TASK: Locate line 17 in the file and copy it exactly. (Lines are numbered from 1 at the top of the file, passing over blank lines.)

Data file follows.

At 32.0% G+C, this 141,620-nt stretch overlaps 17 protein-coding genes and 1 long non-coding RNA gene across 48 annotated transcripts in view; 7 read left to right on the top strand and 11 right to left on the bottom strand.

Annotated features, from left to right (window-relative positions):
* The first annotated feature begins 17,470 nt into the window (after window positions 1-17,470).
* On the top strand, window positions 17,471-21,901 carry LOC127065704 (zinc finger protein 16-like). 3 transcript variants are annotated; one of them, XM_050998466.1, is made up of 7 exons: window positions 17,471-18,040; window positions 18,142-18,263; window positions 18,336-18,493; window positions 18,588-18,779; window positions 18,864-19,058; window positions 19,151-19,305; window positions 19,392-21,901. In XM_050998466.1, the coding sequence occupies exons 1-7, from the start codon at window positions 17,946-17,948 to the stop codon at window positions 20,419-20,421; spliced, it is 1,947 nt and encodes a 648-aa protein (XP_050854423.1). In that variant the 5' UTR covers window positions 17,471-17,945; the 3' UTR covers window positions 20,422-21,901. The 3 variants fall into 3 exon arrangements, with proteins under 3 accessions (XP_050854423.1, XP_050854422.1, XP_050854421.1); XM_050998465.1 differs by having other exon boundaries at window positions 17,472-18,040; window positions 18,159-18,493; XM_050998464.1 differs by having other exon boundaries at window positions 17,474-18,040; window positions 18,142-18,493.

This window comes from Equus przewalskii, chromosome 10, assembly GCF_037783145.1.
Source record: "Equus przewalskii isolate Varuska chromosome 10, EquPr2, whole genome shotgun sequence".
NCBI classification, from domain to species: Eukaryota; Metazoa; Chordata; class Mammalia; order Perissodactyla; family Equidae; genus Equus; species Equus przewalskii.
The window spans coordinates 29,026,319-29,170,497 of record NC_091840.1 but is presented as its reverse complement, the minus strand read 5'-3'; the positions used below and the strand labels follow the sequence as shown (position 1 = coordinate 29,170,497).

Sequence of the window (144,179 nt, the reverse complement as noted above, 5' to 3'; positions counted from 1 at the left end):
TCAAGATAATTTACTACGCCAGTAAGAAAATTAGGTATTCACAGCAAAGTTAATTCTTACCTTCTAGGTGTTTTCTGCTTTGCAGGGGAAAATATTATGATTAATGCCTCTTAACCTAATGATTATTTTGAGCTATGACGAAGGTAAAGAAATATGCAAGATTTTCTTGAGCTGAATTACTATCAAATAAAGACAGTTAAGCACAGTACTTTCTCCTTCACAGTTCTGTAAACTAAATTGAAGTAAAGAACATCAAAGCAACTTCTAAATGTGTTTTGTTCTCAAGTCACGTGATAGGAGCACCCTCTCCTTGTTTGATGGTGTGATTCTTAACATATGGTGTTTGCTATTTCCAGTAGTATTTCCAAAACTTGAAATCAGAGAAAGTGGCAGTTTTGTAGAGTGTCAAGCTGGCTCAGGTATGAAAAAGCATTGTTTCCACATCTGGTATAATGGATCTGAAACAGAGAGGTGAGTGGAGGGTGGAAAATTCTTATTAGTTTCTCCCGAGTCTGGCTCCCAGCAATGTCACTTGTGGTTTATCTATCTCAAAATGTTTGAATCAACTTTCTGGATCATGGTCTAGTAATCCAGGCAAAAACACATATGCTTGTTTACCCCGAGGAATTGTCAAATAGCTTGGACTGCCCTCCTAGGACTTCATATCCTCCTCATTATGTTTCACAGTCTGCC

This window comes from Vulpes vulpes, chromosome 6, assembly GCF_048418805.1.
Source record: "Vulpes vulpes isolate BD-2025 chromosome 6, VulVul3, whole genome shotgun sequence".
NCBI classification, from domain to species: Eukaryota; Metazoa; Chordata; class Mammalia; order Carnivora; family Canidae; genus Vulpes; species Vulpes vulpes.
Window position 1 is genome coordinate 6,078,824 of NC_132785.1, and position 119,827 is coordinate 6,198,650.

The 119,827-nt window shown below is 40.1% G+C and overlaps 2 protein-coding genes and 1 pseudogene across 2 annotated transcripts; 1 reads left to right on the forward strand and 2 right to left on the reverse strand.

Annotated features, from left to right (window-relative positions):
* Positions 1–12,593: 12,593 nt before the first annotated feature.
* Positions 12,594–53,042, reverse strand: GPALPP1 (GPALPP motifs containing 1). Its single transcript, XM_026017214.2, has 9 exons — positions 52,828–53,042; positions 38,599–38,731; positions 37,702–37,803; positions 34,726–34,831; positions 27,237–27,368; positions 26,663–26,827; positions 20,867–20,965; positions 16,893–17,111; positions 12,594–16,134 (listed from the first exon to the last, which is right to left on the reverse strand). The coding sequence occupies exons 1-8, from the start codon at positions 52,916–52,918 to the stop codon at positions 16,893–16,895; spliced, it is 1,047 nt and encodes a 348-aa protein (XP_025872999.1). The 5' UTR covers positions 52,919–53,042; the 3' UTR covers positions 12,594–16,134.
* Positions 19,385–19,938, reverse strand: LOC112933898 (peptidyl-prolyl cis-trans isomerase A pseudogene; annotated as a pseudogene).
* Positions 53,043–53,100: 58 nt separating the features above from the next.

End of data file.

* Positions 1–12,593: 12,593 nt before the first annotated feature.